Not a Crime to be Poor: The Criminalization of Poverty in America
Free and open to the public. Reception to follow.
About the book:
In addition to exposing racially biased policing, the Justice Department’s Ferguson Report exposed to the world a system of fines and fees levied for minor crimes in Ferguson, Missouri, that, when they proved too expensive for Ferguson’s largely poor, African American population, resulted in jail sentences for thousands of people.
As former staffer to Robert F. Kennedy and current Georgetown law professor Peter Edelman explains in Not a Crime to Be Poor, Ferguson is everywhere in America today. Through money bail systems, fees and fines, strictly enforced laws and regulations against behavior including trespassing and public urination that largely affect the homeless, and the substitution of prisons and jails for the mental hospitals that have traditionally served the impoverished, in one of the richest countries on Earth we have effectively made it a crime to be poor.
For more information, please visit the publisher's website: https://thenewpress.com/books/not-crime-be-poor-0
About the speaker:
Peter Edelman is the Carmack Waterhouse Professor of Law and Public Policy at Georgetown Law Center. On the faculty since 1982, he has also served in all three branches of government. During President Clinton’s first term he was Counselor to HHS Secretary Donna Shalala and then Assistant Secretary for Planning and Evaluation. Earlier in his career he was a Legislative Assistant to Senator Robert F. Kennedy and Issues Director for Senator Edward Kennedy's 1980 Presidential campaign. He also clerked for Supreme Court Justice Arthur Goldberg and was Special Assistant to Assistant Attorney General John Douglas in the Department of Justice. Mr. Edelman’s most previous book was So Rich, So Poor: Why It’s So Hard to End Poverty in America, and of course we are here to celebrate Not a Crime to Be Poor.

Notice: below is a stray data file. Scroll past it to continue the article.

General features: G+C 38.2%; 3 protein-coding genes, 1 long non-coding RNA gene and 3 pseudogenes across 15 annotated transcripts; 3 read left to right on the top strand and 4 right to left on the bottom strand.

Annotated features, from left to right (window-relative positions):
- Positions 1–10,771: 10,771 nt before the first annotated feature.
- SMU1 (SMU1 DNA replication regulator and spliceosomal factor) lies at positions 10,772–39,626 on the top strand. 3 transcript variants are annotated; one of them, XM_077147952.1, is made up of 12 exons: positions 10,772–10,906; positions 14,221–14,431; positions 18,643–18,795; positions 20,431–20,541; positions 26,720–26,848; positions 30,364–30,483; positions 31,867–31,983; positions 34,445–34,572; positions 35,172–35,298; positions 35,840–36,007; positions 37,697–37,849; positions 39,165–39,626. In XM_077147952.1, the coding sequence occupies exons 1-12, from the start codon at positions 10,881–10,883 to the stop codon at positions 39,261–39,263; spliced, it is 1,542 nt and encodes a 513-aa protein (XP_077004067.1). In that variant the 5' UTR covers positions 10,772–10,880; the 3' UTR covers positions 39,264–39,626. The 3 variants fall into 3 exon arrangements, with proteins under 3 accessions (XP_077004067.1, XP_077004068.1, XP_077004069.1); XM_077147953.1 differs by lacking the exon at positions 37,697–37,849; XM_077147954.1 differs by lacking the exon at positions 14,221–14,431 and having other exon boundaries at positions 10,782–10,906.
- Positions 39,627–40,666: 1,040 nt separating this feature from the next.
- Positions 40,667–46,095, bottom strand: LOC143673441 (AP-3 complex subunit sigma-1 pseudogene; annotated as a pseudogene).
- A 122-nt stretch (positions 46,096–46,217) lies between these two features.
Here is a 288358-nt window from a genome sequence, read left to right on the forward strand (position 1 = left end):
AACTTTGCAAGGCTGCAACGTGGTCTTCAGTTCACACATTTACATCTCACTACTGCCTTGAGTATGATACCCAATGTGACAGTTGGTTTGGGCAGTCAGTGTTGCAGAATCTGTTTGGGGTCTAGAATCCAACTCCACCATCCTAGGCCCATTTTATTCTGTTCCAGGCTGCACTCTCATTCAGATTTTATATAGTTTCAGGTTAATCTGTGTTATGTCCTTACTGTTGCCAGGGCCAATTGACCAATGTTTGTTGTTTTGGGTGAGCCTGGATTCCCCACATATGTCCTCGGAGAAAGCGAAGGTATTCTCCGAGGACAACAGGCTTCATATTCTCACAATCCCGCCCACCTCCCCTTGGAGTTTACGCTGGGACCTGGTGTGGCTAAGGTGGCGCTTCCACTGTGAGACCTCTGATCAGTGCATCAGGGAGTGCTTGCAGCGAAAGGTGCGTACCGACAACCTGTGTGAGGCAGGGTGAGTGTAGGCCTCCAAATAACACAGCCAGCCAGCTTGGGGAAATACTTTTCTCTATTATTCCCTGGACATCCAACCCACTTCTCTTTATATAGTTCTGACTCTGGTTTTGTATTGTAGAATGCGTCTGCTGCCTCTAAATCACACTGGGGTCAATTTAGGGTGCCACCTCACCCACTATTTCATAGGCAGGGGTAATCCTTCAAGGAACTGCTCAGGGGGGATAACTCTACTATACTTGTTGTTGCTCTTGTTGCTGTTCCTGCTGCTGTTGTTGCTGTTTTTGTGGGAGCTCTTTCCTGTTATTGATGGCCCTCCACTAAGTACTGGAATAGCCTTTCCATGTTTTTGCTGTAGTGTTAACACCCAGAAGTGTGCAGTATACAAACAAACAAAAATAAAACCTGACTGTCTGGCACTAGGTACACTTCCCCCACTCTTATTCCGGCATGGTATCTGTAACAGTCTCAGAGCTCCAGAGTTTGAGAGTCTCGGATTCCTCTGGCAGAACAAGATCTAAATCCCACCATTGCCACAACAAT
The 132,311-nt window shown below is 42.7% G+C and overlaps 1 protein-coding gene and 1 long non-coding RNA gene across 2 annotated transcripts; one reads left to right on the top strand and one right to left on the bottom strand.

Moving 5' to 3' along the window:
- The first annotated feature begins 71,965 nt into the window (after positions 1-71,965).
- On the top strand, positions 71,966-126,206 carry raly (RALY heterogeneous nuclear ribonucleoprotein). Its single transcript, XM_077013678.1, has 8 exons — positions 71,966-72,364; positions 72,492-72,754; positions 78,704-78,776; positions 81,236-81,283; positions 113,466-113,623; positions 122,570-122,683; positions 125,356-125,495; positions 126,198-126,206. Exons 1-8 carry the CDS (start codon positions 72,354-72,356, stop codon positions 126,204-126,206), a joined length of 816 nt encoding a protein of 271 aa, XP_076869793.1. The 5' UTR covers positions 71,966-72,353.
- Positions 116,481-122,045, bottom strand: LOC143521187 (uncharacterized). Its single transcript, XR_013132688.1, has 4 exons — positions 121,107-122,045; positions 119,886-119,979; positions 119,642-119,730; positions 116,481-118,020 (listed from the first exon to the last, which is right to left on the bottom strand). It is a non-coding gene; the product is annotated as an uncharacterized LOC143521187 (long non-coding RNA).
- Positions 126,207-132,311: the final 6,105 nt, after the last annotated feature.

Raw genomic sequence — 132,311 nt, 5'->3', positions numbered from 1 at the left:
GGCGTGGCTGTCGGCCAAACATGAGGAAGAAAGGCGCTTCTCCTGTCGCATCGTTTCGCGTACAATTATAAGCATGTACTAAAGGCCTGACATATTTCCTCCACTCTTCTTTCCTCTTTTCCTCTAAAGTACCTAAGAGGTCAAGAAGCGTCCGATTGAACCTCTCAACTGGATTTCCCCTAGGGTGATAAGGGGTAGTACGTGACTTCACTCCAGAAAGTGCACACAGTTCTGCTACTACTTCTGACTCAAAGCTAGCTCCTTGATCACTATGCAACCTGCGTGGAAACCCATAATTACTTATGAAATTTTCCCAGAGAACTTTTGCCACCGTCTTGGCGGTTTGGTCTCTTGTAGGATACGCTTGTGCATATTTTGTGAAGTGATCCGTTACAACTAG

This event is hosted by Poverty Solutions and co-sponsored by the Gerald R. Ford School of Public Policy.